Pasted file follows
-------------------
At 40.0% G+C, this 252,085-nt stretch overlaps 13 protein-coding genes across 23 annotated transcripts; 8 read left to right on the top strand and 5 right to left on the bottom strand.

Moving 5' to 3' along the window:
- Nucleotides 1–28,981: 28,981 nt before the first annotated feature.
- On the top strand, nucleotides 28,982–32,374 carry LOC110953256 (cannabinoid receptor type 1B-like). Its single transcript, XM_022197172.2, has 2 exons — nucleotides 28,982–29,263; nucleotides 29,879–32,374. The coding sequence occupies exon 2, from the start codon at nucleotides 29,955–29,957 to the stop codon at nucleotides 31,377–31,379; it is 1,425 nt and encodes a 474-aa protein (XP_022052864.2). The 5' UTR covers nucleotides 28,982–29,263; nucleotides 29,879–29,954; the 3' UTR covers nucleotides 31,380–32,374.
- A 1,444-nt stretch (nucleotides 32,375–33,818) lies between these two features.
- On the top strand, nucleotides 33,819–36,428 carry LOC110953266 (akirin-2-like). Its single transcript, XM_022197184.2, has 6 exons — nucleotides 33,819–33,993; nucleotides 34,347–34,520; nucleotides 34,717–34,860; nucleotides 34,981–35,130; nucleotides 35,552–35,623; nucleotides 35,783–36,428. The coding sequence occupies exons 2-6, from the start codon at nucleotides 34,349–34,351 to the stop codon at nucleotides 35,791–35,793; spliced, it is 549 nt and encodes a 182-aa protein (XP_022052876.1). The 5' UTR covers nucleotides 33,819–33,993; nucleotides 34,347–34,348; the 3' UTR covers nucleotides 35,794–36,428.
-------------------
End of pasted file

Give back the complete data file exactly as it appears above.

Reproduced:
At 40.0% G+C, this 252,085-nt stretch overlaps 13 protein-coding genes across 23 annotated transcripts; 8 read left to right on the top strand and 5 right to left on the bottom strand.

Moving 5' to 3' along the window:
- Nucleotides 1–28,981: 28,981 nt before the first annotated feature.
- On the top strand, nucleotides 28,982–32,374 carry LOC110953256 (cannabinoid receptor type 1B-like). Its single transcript, XM_022197172.2, has 2 exons — nucleotides 28,982–29,263; nucleotides 29,879–32,374. The coding sequence occupies exon 2, from the start codon at nucleotides 29,955–29,957 to the stop codon at nucleotides 31,377–31,379; it is 1,425 nt and encodes a 474-aa protein (XP_022052864.2). The 5' UTR covers nucleotides 28,982–29,263; nucleotides 29,879–29,954; the 3' UTR covers nucleotides 31,380–32,374.
- A 1,444-nt stretch (nucleotides 32,375–33,818) lies between these two features.
- On the top strand, nucleotides 33,819–36,428 carry LOC110953266 (akirin-2-like). Its single transcript, XM_022197184.2, has 6 exons — nucleotides 33,819–33,993; nucleotides 34,347–34,520; nucleotides 34,717–34,860; nucleotides 34,981–35,130; nucleotides 35,552–35,623; nucleotides 35,783–36,428. The coding sequence occupies exons 2-6, from the start codon at nucleotides 34,349–34,351 to the stop codon at nucleotides 35,791–35,793; spliced, it is 549 nt and encodes a 182-aa protein (XP_022052876.1). The 5' UTR covers nucleotides 33,819–33,993; nucleotides 34,347–34,348; the 3' UTR covers nucleotides 35,794–36,428.